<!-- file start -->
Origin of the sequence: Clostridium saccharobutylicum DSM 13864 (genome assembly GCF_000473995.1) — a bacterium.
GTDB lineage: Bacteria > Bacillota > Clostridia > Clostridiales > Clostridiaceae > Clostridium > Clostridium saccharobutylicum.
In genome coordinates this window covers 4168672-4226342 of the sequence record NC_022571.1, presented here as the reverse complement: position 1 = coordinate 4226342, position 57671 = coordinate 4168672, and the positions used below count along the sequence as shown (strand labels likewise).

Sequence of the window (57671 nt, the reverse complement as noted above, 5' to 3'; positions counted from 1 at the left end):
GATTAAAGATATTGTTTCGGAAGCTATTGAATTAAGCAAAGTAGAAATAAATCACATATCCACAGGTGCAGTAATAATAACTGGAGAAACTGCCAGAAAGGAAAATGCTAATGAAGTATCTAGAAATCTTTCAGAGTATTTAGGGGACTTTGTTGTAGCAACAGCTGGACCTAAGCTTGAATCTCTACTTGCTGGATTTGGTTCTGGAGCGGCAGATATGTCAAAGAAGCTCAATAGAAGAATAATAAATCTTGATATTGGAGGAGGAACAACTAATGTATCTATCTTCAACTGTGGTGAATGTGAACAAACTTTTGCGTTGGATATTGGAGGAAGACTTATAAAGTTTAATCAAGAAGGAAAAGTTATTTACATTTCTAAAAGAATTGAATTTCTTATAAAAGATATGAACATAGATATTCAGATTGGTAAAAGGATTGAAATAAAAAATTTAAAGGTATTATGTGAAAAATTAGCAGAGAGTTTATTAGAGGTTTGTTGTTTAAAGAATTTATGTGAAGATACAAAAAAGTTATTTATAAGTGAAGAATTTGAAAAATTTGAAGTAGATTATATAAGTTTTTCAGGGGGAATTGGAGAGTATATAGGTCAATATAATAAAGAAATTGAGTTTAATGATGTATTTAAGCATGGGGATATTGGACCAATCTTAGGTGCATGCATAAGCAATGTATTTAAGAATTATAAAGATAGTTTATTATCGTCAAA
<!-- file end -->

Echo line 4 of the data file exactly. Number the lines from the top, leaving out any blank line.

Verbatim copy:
Sequence of the window (57671 nt, the reverse complement as noted above, 5' to 3'; positions counted from 1 at the left end):